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Old 24-03-2007, 08:58 PM   #1
LeighPP
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Hello, everyone. I am brand new to this discussion site. I was searching for some information on how the body holds in emotional trauma and ended up here with you. I am a grief specialist in private practice and I am always interested in new therapies or concepts dealing with the mind-body connection.
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Old 24-03-2007, 09:33 PM   #2
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Hello LeighPP,

Welcome. Feel free to start a thread on whatever your interests are.

What is the nature of being a grief specialist? Wasn't there a grief specialist on the show Crossing Jordan? Is that sort of what it is like?
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Old 24-03-2007, 09:37 PM   #3
Diane
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Welcome LeighPP. This is mostly a physical therapy site, but some of us think overlap of emotional and physical domains exists in pain science, that we should be more physical therapists/ less physical therapists, and have learned to see our patients through a bio-psycho-social lens.

The components of the pain "neuromatrix" seem to hold pain patterns of all sorts, be they of emotional or physical pain. The insular cortex is a good place to start for (physical at least) "pain", in that it's such an integrator of visceral and somatic and cutaneous interoception, forms "opinions" based on previous experience, has huge feed from the "limbic" system, and some governance over autonomic outflow. There are all those other bits, the amygdala, cingulate gyrus, etc..

One of the contributors would likely be glad to take this up with - his name is Ian. This whole crossover domain is one of his favorite topics. . We have a forum here dedicated to him, called Consciousness Corner. Enjoy.
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Old 25-03-2007, 03:23 AM   #4
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Welcome, Leigh.

I have always been interested in the fact that some people with persisting chronic pain are in a grieving state because of the loss of their former selves, their social identity and general wellbeing.
Look forward to your thoughts.

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Old 25-03-2007, 11:17 AM   #5
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Dear Leigh,
As you can see I have two young sons. I am regularly visited by thoughts of their loss and the immensity of that. Which takes me to the fragility of this life and the tremendous amounts of suffering that surround us.So respect and gratitude to you for your work.
May deep love and blessing be with you

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Old 25-03-2007, 12:04 PM   #6
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http://news.nationalgeographic.com/n...r_posture.html

this may be interesting to you -- i do have the pdf of the study somewhere!

I think we mostly sit on the x roads between psych and soma and have to merge unless we choose to ignore the pain and psycholgical literature completely .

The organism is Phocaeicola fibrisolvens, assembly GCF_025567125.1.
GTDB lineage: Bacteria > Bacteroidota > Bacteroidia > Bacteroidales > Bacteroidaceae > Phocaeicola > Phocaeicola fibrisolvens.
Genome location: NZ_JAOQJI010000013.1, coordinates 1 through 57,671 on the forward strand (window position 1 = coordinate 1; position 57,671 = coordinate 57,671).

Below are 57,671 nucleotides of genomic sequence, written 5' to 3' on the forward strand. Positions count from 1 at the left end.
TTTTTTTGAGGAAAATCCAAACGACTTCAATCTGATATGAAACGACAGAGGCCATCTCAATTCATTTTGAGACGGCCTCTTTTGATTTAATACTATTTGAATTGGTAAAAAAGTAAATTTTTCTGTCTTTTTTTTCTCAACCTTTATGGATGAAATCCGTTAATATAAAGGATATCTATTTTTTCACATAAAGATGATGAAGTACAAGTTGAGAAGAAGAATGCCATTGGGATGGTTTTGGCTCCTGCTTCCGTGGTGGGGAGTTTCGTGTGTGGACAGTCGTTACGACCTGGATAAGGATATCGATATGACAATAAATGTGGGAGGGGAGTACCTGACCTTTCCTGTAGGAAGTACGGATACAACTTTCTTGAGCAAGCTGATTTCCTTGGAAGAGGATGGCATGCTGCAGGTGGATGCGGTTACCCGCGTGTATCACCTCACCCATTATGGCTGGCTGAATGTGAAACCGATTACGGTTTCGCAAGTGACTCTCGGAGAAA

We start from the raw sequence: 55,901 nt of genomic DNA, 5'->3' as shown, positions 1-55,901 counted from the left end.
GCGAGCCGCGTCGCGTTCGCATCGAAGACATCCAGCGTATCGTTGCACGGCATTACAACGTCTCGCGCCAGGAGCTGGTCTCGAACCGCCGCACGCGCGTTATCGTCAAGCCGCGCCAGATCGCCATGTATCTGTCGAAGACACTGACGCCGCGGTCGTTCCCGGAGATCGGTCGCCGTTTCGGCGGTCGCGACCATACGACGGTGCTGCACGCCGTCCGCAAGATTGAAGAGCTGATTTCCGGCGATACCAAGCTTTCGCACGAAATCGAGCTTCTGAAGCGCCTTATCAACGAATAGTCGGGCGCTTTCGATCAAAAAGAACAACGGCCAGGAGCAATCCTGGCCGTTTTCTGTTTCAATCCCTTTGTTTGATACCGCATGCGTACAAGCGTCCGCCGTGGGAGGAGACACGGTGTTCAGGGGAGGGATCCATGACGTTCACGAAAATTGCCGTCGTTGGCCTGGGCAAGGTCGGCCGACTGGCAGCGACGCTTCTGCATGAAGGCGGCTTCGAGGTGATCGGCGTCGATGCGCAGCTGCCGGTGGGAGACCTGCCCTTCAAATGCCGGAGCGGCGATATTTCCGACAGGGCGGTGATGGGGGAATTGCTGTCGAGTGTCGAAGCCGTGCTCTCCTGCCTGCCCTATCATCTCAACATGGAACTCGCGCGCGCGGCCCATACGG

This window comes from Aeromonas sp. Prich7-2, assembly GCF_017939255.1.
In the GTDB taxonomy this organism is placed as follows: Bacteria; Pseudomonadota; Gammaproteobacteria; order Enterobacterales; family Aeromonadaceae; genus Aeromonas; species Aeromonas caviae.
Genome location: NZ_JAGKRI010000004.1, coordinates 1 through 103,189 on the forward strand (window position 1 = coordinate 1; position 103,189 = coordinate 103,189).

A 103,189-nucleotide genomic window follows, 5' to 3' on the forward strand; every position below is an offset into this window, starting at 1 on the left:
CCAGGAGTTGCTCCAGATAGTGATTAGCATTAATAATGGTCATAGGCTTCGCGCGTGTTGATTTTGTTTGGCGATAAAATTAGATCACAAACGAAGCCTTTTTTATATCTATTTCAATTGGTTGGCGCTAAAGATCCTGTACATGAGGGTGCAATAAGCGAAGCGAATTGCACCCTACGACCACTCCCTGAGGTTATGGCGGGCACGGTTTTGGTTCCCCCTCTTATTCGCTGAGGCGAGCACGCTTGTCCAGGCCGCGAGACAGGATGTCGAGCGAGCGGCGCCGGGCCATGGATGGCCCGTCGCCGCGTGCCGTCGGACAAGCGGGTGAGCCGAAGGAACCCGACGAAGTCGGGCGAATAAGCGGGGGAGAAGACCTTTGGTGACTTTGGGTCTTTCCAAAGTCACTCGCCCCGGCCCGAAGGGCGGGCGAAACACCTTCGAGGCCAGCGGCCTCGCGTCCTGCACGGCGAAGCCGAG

There is loads to recommend --somatic markers /mirror neurons the website by Charlton a Uk Psychiatrist who translates Damasio's somatic marker hypotheis which i think is very important .
With a some insight from the nuts and bolts of neurology many of the traditional 'healing ' approaches make sense and can be demystified --kabat zinns work is recommend and i am going to my local buddhist group to learn this at the moment !
I have been looking at the Illness narratives by Kleinman who writes exceptionally well ...For myself i am interested in merging the wisdom of the humanities with the exciting material from neurology - I think there is a fairly new book by Rossi a hypnotherapist on this topic which may be of interest .

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Old 25-03-2007, 11:20 PM   #7
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Ian (who is a PT by the way) has asked me to post a few of the articles he thinks pertain to this thread: People Watchers Can't Ignore Body Language,
and pdfs attached.
Thanks Ian, these look great.
Attached Files
File Type: pdf fear fosters flight .pdf (578.9 KB, 89 views)
File Type: pdf neurobiology of body language .pdf (470.6 KB, 73 views)
File Type: pdf emotional body language .pdf (157.2 KB, 66 views)
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www.dermoneuromodulation.com
SensibleSolutionsPhysiotherapy
HumanAntiGravitySuit blog
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Canadian Physiotherapy Association Pain Science Division Facebook page
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Neuroscience and Pain Science for Manual PTs Facebook page

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SomaSimple on Facebook
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"Rene Descartes was very very smart, but as it turned out, he was wrong." ~Lorimer Moseley

“Comment is free, but the facts are sacred.” ~Charles Prestwich Scott, nephew of founder and editor (1872-1929) of The Guardian , in a 1921 Centenary editorial

“If you make people think they're thinking, they'll love you, but if you really make them think, they'll hate you." ~Don Marquis

"In times of change, learners inherit the earth, while the learned find themselves beautifully equipped to deal with a world that no longer exists" ~Roland Barth

"Doubt is not a pleasant mental state, but certainty is a ridiculous one."~Voltaire
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